March 13th, 2009 | People's Daily Online Confucius Institute becomes "brand" for disseminating Chinese culture
Since the world’s first Confucius Institute was opened in Korea in November 2004, the Confucius Institute has already become a global brand and a platform for disseminating Chinese culture and promoting Chinese language instruction.
The Confucius Institute has had a strong development momentum overseas in recent years. Xu Lin, Director of the Office of Chinese Language Council International, said that as a non-profit public institute set up overseas with the aim of teaching the Chinese language and disseminating Chinese culture, the Confucius Institute’s most important task is to provide uniform and authoritative modern Chinese language teaching materials. And also provide a standardized Chinese language teaching channel for Chinese language learners worldwide.
Statistics show that to date, a total of 256 Confucius Institutes and 58 Confucius Classrooms have been established in 81 countries worldwide. In 2008, Confucius Institutes and Confucius Classrooms offered over 6,000 classes for various types of Chinese language courses, registering 130,000 students. Over 2,000 cultural exchange activities of all kinds were held, with over 1.4 million attendees.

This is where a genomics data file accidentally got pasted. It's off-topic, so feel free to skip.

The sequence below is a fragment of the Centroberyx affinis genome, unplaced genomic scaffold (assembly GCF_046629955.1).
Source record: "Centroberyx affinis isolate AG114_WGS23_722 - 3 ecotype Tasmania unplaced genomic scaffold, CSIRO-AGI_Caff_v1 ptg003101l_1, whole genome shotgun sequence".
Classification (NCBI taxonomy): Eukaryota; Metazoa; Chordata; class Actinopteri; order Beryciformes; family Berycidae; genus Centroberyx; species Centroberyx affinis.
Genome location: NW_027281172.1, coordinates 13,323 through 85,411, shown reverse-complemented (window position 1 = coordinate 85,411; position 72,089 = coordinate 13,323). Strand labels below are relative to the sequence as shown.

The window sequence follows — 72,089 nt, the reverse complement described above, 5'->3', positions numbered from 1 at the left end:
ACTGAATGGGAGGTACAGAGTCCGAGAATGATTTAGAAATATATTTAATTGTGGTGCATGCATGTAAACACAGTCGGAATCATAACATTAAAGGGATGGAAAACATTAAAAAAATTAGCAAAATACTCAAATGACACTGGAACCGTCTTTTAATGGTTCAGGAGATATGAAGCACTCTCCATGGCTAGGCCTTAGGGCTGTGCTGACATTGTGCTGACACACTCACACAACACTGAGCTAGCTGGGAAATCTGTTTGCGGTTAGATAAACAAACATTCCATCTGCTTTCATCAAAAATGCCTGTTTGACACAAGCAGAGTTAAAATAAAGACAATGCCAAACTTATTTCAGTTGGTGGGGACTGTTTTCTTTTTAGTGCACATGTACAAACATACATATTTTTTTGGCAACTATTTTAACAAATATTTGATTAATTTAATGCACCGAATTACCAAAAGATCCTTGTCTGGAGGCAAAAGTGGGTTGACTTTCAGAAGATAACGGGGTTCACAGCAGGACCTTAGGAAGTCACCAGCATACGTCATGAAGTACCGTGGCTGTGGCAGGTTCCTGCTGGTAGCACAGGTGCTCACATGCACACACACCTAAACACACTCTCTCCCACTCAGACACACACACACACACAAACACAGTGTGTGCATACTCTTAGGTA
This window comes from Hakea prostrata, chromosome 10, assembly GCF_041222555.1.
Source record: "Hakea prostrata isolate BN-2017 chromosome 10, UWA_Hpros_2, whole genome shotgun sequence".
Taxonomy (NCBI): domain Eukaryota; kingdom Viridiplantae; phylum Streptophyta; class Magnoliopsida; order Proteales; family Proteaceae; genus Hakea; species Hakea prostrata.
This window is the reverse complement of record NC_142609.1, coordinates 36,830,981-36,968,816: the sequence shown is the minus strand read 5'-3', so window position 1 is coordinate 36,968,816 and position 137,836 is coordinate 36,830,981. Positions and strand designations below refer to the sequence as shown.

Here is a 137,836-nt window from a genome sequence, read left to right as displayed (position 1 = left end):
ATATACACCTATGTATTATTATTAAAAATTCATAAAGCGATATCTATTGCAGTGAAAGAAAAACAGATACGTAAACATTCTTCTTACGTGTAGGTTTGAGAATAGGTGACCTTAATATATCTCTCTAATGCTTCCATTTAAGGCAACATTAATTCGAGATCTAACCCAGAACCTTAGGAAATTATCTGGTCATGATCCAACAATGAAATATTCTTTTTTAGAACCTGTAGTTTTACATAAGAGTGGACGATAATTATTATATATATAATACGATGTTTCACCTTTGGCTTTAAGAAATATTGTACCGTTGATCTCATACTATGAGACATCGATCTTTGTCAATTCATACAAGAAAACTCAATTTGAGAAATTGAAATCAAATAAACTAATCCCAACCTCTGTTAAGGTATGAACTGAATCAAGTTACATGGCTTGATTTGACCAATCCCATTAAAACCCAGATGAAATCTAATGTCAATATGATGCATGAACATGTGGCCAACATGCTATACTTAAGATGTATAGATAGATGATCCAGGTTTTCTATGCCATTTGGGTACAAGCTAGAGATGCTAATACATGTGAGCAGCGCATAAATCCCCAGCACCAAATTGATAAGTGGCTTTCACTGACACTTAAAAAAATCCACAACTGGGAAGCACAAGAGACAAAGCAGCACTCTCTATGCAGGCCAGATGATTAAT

Zhang Xinsheng, Vice Minister of China’s Ministry of Education, noted that the reasons for the Confucius Institute’s rapid development lie in China’s development, the changing international situation as well as a shift in the balance of power. China’s diplomatic policies highlighting peace, development and cooperation have been recognized by other countries. The Chinese traditional culture of balance advocates harmony. These factors all are components of the backdrop for the fast development of the Confucius Institute.
Ji Baocheng, President of Renmin University of China, said, “The fundamental reason for the world’s current pressing needs for Chinese language instruction is the tremendous change of China itself.” He added that thanks to 30 years of reform and opening-up, China’s economic strength has exhibited great improvement. Other countries’ interests in China’s politics and economy have inevitably extended to the cultural area, putting forth requirements for Chinese language learning.
Zhang said that facing the financial crisis, the Confucius Institute has demonstrated its strong “capacity to resist risk.” An overwhelming majority of Confucius Institutes are mainly financed by foreign investors, but China insists on a 1:1 proportion between domestic and foreign investment for the initial capital for operations. Because of this, the development of the Confucius Institute still maintains a continued and steady momentum.